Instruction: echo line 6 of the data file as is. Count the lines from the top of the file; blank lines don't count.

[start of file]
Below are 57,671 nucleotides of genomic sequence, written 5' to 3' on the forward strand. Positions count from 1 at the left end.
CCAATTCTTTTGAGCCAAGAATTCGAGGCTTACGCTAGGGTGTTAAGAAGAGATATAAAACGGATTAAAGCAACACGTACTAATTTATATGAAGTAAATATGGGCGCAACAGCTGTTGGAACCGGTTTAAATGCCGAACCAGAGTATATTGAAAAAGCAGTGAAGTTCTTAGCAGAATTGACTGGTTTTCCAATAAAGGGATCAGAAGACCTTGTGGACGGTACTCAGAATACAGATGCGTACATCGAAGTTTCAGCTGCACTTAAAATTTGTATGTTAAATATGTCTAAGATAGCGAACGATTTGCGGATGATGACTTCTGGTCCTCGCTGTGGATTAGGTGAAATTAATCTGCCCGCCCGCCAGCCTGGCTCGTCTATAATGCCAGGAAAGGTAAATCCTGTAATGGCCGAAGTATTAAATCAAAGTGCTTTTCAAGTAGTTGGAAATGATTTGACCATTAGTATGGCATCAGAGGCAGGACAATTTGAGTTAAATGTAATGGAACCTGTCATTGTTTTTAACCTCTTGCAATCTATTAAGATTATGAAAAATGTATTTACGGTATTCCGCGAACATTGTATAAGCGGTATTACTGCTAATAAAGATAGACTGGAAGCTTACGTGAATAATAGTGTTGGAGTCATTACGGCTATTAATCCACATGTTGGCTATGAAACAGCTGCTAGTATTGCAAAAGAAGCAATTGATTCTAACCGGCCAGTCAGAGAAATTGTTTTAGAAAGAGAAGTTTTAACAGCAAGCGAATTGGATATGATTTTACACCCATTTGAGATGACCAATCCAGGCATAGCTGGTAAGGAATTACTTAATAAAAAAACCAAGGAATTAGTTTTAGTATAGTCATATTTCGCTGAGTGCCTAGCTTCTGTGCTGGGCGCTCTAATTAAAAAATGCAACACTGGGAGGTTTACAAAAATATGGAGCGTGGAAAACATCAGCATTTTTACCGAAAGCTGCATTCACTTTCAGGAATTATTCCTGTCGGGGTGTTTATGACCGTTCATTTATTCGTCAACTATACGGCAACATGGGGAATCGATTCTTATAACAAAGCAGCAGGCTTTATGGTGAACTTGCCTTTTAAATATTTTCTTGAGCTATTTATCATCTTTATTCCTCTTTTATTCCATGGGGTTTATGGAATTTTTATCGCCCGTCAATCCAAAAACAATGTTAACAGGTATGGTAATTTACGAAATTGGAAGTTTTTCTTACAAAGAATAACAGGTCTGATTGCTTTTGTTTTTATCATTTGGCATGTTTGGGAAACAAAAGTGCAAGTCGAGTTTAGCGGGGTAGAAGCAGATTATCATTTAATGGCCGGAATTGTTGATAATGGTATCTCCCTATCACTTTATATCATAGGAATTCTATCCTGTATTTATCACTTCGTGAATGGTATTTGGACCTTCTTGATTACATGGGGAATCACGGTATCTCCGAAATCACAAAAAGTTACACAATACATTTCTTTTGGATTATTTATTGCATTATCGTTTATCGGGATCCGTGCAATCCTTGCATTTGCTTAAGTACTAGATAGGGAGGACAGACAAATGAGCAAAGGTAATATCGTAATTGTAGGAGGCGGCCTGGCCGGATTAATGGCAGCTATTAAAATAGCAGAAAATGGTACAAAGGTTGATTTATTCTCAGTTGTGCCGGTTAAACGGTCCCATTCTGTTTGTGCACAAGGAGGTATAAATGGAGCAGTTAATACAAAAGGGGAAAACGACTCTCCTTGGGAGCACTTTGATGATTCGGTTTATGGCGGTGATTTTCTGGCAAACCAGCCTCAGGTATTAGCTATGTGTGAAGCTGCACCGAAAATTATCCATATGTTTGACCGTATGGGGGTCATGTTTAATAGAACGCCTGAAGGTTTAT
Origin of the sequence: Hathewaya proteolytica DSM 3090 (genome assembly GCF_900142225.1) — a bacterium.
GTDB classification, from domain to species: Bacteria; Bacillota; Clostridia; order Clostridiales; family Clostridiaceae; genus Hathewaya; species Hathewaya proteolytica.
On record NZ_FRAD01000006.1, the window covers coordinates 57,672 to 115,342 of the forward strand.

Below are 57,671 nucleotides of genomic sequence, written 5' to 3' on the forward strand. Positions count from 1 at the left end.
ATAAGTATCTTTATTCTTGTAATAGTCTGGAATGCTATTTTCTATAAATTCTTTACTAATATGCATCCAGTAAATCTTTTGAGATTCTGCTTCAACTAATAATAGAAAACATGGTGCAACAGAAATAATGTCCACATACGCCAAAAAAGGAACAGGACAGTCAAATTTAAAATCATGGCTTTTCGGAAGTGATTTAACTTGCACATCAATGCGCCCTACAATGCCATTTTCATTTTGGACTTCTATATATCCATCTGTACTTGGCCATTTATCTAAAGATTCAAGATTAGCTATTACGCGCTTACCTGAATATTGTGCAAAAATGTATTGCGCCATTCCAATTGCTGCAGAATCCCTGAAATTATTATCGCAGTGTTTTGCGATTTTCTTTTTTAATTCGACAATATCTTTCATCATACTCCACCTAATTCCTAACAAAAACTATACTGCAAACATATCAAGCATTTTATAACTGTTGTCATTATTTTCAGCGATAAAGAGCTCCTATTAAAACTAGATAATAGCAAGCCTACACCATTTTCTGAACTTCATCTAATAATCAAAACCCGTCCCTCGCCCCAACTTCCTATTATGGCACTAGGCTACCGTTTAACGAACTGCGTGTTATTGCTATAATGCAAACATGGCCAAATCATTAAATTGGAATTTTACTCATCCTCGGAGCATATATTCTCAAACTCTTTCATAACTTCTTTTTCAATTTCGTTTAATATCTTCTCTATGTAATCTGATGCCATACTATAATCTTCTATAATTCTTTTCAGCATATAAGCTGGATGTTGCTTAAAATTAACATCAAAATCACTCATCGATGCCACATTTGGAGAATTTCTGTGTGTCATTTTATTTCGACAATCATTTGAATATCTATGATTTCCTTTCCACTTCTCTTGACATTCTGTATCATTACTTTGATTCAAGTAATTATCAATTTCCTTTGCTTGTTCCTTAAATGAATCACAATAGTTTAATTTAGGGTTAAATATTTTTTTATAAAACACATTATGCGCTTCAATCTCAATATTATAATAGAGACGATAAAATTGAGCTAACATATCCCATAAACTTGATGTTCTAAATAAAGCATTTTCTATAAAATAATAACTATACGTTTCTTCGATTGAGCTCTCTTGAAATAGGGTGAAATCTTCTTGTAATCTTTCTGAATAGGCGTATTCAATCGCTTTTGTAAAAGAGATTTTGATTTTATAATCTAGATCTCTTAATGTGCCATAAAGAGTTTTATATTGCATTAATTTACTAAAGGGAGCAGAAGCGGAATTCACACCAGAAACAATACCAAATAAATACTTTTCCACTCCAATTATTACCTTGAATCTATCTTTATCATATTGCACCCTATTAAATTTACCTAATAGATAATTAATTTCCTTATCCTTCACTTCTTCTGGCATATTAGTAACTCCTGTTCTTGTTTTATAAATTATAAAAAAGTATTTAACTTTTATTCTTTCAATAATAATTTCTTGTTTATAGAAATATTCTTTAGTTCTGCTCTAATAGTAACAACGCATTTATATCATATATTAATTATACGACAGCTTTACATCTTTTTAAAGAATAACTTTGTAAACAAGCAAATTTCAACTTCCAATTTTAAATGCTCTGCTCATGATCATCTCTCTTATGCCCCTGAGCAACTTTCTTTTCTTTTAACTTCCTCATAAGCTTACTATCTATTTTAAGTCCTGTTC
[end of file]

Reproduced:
Below are 57,671 nucleotides of genomic sequence, written 5' to 3' on the forward strand. Positions count from 1 at the left end.